Trying to soothe their needless dread, Una spoke gently to them, and begged that she might rest that night in their small cottage. To this they unwillingly agreed, and Una lay down with the faithful lion at her feet to keep watch. All night, instead of sleeping, she wept, still sorrowing for her lost Knight and longing for the morning.
In the middle of the night, when all the inmates
of the little cottage were asleep, there came a furious knocking at the door. This was a wicked thief, called "Kirkrapine," or Church-robber, whose custom it was to go about stealing ornaments from churches, and clothes from clergymen, and robbing the alms-boxes of the poor. He used to share his spoils with the: daughter of the blind woman, and to-night he had come with a great sackful of stolen goods.
When he received no answer to his knocking, he got very angry indeed, and made a loud clamour at the door; but the women in the hut were too much afraid of the lion to rise and let him in. At last he burst open the door in a great rage and tried to enter, but the lion sprang upon him and tore him to pieces before he could even call for help. His terrified friends scarcely dared to weep or move in case they should share his fate.
When daylight came, Una rose and started again on her journey with the lion to seek the wandering Knight. As soon as they had left, the two frightened women came forth, and, finding Church-robber slain outside the cottage, they began to wail and lament; then they ran after Una, railing at her for being the cause of all their ill; they called after her evil wishes that mischief and misery might fall on her and follow her all the way, and that she might ever wander in endless error.
When they saw that their bad words were of no avail, they turned back, and there in the road they met a knight, clad in armour; but, though he looked such a grand warrior, it was really only the wicked
enchanter, Hypocrisy, who was seeking Una, in order to work her fresh trouble. When he saw the old woman, Superstition, he asked if she could give him any tidings of the lady. Therewith her passion broke out anew; she told him what had just happened, blaming Una as the cause of all her distress. Archimago pretended to condole with her, and then, finding out the direction in which Una had gone, he followed as quickly as possible.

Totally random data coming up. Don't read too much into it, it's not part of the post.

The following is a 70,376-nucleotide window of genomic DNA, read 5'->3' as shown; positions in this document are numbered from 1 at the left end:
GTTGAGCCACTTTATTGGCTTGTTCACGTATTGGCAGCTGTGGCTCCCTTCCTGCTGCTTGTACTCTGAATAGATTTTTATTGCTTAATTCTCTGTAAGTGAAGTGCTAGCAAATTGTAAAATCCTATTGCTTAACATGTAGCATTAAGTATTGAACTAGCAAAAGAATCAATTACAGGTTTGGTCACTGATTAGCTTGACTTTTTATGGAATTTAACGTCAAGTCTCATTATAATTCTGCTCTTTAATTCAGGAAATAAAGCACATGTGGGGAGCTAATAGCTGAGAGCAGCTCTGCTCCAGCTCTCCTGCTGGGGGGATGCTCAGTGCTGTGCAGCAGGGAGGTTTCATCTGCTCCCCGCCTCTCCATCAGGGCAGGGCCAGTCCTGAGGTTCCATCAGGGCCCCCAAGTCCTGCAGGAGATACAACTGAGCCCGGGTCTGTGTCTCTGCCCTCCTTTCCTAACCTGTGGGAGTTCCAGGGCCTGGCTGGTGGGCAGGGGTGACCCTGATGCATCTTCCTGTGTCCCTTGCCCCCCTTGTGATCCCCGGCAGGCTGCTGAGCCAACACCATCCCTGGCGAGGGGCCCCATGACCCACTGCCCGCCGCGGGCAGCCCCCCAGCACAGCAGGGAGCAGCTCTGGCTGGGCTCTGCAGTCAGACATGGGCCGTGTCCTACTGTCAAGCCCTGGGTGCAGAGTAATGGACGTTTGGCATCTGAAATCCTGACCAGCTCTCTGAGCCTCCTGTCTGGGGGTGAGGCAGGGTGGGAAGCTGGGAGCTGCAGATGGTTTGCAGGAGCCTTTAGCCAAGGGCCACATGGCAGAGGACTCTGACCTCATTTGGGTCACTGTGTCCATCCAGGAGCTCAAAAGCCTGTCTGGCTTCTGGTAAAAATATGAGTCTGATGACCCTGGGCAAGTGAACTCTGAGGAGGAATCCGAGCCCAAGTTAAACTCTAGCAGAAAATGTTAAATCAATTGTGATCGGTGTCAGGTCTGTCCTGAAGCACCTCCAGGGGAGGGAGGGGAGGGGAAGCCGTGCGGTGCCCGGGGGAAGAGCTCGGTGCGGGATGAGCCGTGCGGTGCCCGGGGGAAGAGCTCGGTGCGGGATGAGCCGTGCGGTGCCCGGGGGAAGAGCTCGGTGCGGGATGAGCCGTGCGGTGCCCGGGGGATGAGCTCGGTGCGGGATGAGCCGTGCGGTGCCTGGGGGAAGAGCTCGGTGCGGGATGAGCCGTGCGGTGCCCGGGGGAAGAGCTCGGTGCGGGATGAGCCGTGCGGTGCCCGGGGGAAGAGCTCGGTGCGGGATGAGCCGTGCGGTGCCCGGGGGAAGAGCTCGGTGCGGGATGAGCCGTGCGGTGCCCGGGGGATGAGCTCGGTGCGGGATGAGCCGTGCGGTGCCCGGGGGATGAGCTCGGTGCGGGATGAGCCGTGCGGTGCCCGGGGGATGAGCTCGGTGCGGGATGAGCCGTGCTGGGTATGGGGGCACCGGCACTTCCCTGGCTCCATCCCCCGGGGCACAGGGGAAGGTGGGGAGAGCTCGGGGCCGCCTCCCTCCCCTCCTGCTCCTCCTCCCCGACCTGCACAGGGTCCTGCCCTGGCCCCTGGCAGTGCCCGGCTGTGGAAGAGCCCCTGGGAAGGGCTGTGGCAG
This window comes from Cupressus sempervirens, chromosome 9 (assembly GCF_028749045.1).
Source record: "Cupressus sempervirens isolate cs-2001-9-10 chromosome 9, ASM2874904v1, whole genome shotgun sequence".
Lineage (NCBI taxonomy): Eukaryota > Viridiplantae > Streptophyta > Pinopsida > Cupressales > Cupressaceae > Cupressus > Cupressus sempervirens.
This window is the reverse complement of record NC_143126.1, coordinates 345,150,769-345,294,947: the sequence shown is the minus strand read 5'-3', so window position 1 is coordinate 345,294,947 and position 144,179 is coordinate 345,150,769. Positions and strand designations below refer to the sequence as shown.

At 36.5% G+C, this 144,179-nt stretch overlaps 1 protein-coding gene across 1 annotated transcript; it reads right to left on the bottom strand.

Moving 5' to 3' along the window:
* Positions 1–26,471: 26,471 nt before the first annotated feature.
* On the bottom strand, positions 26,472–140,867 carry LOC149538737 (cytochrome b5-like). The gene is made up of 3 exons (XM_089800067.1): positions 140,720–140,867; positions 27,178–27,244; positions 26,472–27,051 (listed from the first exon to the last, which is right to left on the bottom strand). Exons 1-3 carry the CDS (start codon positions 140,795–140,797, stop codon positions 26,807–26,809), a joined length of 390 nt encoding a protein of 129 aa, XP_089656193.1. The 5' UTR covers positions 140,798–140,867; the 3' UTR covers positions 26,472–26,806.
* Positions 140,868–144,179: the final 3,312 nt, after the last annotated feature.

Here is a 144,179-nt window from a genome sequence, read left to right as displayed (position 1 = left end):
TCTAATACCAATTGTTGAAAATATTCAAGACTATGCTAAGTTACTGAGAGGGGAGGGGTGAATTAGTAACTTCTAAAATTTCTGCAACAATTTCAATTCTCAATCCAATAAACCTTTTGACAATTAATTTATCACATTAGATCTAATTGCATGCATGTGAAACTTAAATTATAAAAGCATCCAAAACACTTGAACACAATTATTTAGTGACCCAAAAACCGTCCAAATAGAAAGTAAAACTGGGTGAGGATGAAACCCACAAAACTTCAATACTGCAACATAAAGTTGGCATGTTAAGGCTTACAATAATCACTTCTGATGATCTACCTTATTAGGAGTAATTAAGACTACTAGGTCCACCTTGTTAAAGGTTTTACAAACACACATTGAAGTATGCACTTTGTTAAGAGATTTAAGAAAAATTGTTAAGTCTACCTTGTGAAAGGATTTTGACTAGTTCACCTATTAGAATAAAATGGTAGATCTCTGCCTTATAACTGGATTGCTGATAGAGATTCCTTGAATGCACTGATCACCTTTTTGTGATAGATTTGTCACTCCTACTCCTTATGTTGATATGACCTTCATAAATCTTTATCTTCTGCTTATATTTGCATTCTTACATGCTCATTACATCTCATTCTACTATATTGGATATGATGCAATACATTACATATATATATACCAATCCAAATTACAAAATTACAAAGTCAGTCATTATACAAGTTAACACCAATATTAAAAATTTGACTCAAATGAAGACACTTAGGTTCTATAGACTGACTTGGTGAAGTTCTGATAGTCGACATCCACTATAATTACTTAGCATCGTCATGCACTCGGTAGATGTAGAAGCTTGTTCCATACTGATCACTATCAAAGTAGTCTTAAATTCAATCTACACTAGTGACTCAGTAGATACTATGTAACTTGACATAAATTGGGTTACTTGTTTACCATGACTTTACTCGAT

Before long he came up to where Una was slowly travelling; but seeing the noble lion at her side, he was afraid to go too near, and turned away to a hill at a little distance. When Una saw him, she thought, from his shield and armour, that it was her own true knight, and she rode up to him, and spoke meekly, half-frightened.
"Ah, my lord," she said, "where have you been so long out of my sight? I feared that you hated me, or that I had done something to displease you, and that made everything seem dark and cheerless. But welcome now, welcome!"
"My dearest lady," said false Hypocrisy, "you must not think I could so shame knighthood as to desert you. But the truth is, the reason why I left you so long was to seek adventure in a strange place, where Archimago said there was a mighty robber, who worked much mischief to many people. Now he will trouble no one further. This is the good reason why I left you. Pray believe it, and accept my faithful service, for I have vowed to defend you by land and sea. Let your grief be over."
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18:1 The figure of the lion may be taken as the emblem of Honour, which always pays respect to Truth.